A majority of this sample of Norwegian GPs accept the DAR model, as the surveys of 2000 and 2006 also showed (7). The proportion who are negative towards it is low, while around a third are neutral. A significant minority still have reservations about being the prescribing doctor for the treatment. This proportion was 33 % in 2006, and is at the same level in this survey.
Some have stated that the DAR model is too cumbersome (10) or that the GPs can take on a greater share of the responsibility in the cross-disciplinary collaboration (11). The survey provides little support for this. The majority see a need for cross-disciplinary integration and few wish to take on the sole responsibility. The typical DAR doctor finds it reassuring to work within a collaborative structure with shared responsibility. Very few believe that the role of the specialist health services is an obstacle to treatment, and almost all consider the social services to be important. These considerations are consistent with the bulk of the evaluatory literature, which recommends collaboration between specialist and primary care (13) – (15). The survey shows that doctors take a sober view of what is achieved through drug-assisted rehabilitation, and many judge that the achievement is largely harm reduction, i.e. that the rehabilitation effect is small. However, the evaluations are mainly positive. The implication is that many doctors accept harm reduction as a relevant goal.
Much of the criticism of drug-assisted rehabilitation is linked to the heavy emphasis on monitoring and management of the treatment at the specialist level (10, 12, 16). This has little support among the DAR doctors. The majority do not think that the monitoring is too strict. Urine-test monitoring is well supported. However, a significant minority believe that urine tests could be replaced by counselling and personal contact, and some also believe that it should be possible to prescribe benzodiazepines. Almost no-one supports the proposals by the Stoltenberg Committee for trials of heroin-assisted treatment (17).
In the surveys of 2000 and 2006, gender, age and political orientation were significant for the evaluation of drug-assisted rehabilitation. In this survey political views are not included, and demographic conditions are of little significance. A certain polarity can be detected between younger and more restrictive doctors on the one hand and more DAR-experienced and liberal doctors on the other. The typical doctor has treated approximately five DAR patients and is most satisfied with the guidelines, while those who have most experience appear to want fine-tuning and relaxation of the model. This could be a basis for debate as to whether some doctors, possibly with special training, might have a more independent role.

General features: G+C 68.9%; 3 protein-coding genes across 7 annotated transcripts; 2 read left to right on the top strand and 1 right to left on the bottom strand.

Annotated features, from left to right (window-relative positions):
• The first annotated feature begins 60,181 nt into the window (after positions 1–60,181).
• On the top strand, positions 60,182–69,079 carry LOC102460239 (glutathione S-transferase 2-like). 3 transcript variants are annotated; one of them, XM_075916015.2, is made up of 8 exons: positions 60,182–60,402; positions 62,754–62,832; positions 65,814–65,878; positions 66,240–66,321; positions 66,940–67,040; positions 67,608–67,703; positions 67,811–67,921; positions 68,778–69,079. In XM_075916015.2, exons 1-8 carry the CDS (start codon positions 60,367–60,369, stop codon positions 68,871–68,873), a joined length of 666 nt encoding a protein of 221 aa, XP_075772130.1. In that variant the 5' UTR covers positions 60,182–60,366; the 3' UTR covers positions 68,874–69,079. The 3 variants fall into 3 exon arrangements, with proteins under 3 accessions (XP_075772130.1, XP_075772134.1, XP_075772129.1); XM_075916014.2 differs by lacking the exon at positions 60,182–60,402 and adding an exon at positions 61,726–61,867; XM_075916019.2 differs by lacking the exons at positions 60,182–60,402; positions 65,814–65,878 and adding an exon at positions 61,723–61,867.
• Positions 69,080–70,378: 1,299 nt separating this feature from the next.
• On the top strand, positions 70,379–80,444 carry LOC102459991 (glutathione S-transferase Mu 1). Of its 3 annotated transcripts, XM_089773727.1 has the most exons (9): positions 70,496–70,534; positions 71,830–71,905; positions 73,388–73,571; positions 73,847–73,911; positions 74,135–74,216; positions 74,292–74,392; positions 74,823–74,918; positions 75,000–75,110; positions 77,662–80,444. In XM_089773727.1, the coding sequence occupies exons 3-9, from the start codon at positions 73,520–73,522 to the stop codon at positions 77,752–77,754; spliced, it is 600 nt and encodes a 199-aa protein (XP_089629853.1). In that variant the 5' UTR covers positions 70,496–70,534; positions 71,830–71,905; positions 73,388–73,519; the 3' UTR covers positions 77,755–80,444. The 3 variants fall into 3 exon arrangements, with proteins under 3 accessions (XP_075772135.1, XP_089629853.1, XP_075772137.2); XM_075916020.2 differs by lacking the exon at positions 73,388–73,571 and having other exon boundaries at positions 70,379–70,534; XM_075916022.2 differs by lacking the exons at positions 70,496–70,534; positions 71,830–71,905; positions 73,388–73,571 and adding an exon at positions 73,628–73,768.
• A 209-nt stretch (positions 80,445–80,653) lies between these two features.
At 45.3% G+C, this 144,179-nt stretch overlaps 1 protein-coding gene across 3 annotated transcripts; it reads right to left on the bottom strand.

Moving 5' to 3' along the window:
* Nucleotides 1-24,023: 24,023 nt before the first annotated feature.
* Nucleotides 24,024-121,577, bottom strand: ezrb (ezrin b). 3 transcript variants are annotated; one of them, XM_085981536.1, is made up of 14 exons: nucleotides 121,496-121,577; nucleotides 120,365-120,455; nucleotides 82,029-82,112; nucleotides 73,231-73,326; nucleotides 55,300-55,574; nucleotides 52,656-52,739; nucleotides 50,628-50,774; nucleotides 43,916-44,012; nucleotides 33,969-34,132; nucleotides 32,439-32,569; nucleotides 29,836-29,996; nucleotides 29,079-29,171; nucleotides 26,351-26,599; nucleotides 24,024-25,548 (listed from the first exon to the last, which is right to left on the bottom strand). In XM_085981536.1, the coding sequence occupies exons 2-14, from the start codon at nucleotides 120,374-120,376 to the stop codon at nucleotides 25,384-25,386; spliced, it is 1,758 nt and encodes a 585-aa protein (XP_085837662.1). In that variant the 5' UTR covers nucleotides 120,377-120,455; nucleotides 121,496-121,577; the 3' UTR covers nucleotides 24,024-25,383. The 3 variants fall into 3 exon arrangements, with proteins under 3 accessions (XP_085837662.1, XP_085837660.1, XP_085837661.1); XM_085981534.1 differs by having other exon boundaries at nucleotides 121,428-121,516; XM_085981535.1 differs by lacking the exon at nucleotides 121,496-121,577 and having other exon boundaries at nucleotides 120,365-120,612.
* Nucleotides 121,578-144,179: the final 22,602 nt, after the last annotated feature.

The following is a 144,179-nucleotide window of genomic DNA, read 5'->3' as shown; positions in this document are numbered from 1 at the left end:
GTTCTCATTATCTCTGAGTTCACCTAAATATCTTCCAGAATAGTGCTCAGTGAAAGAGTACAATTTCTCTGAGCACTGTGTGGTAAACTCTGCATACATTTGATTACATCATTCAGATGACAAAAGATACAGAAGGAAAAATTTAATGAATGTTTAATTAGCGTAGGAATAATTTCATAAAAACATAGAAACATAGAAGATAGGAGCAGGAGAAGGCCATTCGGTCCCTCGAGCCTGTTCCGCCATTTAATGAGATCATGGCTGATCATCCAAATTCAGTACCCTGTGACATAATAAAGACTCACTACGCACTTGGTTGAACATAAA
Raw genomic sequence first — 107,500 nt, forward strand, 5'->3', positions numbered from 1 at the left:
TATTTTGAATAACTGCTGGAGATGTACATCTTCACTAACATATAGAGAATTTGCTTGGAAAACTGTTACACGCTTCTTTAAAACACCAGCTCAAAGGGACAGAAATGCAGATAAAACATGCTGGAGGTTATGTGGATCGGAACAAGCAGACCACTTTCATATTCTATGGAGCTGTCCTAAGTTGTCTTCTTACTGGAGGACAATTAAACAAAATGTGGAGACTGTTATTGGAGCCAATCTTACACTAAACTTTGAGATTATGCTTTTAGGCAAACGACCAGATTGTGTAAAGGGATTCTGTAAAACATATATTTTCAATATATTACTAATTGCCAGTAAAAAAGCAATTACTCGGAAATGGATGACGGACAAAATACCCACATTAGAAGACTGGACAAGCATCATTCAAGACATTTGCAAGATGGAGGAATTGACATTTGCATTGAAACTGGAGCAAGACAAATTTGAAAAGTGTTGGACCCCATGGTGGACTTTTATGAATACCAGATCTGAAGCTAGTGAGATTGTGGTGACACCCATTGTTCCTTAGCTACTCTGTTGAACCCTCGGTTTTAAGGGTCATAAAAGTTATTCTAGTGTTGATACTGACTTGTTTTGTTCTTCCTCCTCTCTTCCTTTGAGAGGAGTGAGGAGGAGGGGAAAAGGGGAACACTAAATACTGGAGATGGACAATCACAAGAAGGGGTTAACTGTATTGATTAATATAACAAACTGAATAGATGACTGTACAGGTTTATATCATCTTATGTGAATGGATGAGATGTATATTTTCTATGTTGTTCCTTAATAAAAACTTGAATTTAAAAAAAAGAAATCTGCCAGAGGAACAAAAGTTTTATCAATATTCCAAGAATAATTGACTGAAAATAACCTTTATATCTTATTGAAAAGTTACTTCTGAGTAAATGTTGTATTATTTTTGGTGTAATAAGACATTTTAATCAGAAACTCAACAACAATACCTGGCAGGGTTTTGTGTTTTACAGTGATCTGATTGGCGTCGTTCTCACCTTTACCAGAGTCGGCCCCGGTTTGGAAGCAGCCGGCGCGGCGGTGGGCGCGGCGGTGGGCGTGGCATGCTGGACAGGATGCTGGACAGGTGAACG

Opinions about certain aspects of drug-assisted rehabilitation vary among health regions. It is regarded most positively in South and Central Norway, where there is more active collaboration between GPs and the specialist health services (8, 9). This can be viewed as supporting the development of drug-assisted rehabilitation as a collaboration between GPs and a specialist health service with responsibility for follow-up. Similar experiences have been described in Scotland, Australia (18) the US (13, 19) and Canada (20).Also, experience from Ireland, for example, shows that GPs who provide substitution treatment without specialist support may have moderate results (21). However, French experience of GPs issuing prescriptions without any training requirements or any particular guidelines is judged as positive, although the evaluation is mostly not based on systematic surveys. All in all, knowledge of GPs’ experience is somewhat limited. This Norwegian survey is therefore an important contribution.
Despite four reminders, survey participation was relatively low. This is a common experience with questionnaire surveys sent to doctors (22), in particular to GPs (22, 23). A number of international studies have lower participation (24) – (26). Selection bias cannot be ruled out, but the findings are supported by previous representative panels of Norwegian GPs (7). Moreover, the selection is representative of Norwegian GPs in terms of gender, age and list size. Furthermore, the findings correspond to a 2002 survey conducted by the Norwegian General Practitioners’ Association. (27).
There is an over-representation of DAR doctors in the study. This is regarded as favourable, in that the main purpose is to investigate the experience that doctors have of participating in DAR treatment. It is worth noting that the DAR doctors who responded to the survey have treated over half of all DAR patients to whom prescriptions have been issued by GPs. The responses therefore represent a majority of DAR-active doctors. It is possible that doctors with negative experiences of drug-assisted rehabilitation have not wished to participate. However, it is judged to be equally probable that doctors with clear opinions, both positive and negative, are more easily motivated to participate, while doctors with less interest and no clear standpoints may have failed to respond. Moreover, the DAR doctors are representative of the doctors who participated, and the latter in their turn are representative of Norway’s GPs in terms of age, gender and list size, and do not distinguish themselves particularly when it comes to workload and geographical affiliation.
The conclusion is that the DAR model is well adapted to the health-care situation in Norway. There was little opposition to the use of a collaborative model although this does to some extent restrict the autonomy of the individual GP.